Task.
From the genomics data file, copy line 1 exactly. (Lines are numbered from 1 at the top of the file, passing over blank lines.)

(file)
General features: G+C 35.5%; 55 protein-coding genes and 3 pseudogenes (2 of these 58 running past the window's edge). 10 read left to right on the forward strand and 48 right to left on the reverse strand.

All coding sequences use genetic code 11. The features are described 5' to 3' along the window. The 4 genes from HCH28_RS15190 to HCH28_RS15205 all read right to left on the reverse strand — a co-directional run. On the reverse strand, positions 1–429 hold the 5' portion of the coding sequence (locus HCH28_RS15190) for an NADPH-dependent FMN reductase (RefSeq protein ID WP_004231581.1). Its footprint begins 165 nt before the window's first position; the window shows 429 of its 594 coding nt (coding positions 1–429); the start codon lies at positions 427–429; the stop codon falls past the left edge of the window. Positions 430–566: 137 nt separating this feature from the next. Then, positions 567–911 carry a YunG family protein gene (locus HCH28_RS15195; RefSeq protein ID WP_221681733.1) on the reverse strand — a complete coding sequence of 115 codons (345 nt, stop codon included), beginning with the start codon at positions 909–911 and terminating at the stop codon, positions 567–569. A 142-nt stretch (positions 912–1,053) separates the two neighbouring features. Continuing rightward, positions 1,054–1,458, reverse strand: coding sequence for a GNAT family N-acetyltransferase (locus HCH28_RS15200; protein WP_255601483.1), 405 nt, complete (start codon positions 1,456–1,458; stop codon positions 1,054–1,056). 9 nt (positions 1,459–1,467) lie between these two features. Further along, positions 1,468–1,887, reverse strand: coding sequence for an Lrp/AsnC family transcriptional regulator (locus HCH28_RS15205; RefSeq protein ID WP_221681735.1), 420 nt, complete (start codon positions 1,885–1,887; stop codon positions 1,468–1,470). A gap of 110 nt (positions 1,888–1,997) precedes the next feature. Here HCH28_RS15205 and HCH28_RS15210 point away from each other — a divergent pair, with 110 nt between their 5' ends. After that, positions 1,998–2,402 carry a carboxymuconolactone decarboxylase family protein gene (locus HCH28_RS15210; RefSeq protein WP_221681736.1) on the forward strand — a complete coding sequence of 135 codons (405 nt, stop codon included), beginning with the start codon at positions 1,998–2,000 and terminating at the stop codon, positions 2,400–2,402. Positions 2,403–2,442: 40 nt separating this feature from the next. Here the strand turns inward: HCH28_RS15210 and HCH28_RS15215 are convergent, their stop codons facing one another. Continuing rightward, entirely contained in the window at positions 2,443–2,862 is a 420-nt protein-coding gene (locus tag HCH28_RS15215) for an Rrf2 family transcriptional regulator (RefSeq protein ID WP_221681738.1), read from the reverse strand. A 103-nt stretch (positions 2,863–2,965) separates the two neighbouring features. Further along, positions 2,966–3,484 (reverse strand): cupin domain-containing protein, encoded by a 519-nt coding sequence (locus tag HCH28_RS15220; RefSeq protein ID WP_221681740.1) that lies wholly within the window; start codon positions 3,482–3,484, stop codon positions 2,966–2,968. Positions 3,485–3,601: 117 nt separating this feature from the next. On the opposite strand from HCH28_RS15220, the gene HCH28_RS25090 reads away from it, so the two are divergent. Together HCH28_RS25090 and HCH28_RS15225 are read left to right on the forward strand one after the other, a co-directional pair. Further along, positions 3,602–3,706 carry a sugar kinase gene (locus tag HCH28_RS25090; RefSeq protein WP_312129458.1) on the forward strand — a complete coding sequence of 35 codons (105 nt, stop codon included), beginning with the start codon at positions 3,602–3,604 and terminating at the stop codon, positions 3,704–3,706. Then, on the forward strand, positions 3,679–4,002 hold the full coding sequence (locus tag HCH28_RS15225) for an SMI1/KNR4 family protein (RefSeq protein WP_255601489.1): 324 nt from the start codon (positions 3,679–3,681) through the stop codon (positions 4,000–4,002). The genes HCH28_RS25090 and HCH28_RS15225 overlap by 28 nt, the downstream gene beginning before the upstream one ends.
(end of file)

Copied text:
General features: G+C 35.5%; 55 protein-coding genes and 3 pseudogenes (2 of these 58 running past the window's edge). 10 read left to right on the forward strand and 48 right to left on the reverse strand.